This paper has put forth policy recommendations that frame a new narrative for transatlantic relations. Fellows from both sides of the Atlantic were selected to represent both professional and regional diversity of their respective countries as well as held worldviews from across the political spectrum. The shared passion for modernizing, reinvigorating and improving transatlantic relations led to detailed and innovative recommendations across different fields of policy. The Marshall Plan was definitive for the US-Germany partnership over 60 years ago, but now a more dynamic and varied partnership is needed. Federal governments should no longer be viewed as the sole source for action and solutions both because of the current administration in the US and a continued power shift towards NGOs and local actors. Engagement at the subnational level is ever more critical.
Our team embraces this shift because cooperation between non-governmental and local actors can provide innovative solutions to age-old problems. In energy, partnerships in the research community and industry can foster quicker transitions to renewable energy. In technology, US-German sister cities can have “smart” objectives of testing cutting edge products. In education, private institutions can develop a digital international curriculum that enhances learning on both sides of the Atlantic. And for integration efforts, community centers and grassroots organizations can share best practices to improve language acquisition and citizenship rates.
This paper advocates for widening the demographics that benefit from transatlantic relations. Multinational corporations and high level government officials should not be the focal points of US-German cooperation. In the economic sphere, we emphasize how small businesses benefit from a US-EU trade agreement. We also understand the need to combat populism in both regions through promoting exchange programs among working class people, especially in the energy sector.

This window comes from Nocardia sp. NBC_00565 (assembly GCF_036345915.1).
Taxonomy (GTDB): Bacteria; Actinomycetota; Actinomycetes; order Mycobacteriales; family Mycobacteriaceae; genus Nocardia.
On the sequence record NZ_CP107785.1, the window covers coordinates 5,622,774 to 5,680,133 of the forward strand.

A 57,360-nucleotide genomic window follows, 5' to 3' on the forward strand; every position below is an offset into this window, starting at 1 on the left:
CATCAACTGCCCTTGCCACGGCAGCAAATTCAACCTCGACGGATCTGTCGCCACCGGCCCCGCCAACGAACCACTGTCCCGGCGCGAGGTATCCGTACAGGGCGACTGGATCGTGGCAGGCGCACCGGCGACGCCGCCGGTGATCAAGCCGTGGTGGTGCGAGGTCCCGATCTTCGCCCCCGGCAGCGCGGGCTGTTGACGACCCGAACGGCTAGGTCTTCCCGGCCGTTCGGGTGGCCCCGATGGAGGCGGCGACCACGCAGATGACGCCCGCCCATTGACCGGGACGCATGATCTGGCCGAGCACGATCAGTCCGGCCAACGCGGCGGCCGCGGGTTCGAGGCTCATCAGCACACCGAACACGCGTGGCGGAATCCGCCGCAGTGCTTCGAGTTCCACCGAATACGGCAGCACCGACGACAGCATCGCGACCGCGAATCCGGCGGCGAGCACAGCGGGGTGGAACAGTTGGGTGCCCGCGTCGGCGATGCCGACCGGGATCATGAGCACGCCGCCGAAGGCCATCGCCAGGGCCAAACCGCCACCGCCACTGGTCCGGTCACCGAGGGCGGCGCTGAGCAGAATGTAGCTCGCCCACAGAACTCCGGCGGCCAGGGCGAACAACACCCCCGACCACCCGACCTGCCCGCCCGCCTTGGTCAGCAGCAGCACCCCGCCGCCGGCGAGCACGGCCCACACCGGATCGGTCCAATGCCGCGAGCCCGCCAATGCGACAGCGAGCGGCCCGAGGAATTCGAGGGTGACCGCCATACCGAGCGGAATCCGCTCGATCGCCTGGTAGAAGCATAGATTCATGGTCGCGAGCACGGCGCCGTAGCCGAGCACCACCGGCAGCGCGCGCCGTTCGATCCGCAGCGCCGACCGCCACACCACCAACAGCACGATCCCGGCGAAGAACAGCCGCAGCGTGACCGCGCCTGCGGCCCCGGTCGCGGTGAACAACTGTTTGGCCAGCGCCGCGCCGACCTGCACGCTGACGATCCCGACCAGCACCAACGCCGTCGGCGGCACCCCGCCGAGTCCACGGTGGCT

We understand the global implications of the transatlantic relationship. High trade standards and greater security-development coordination between the US and EU would greatly influence other nations. Ultimately, however, we see individuals as having a definitive role in the future of transatlantic relations. In this digital age, individuals have more resources than ever to connect with their counterparts across the Atlantic. Individual citizens of the US, Germany and across Europe can easily request that the local government they pay taxes to, the company they regularly consume from, or the non-profit they volunteer with, seek out partnerships with Western counterparts in order to realize our common goals of international democracy, security and prosperity.
We hope our thoughts are found to be useful. They are meant to lead to both discussion and action. Our mission to inspire passion for and improve transatlantic relations will never be fully accomplished, but will remain a constant, exciting work in progress.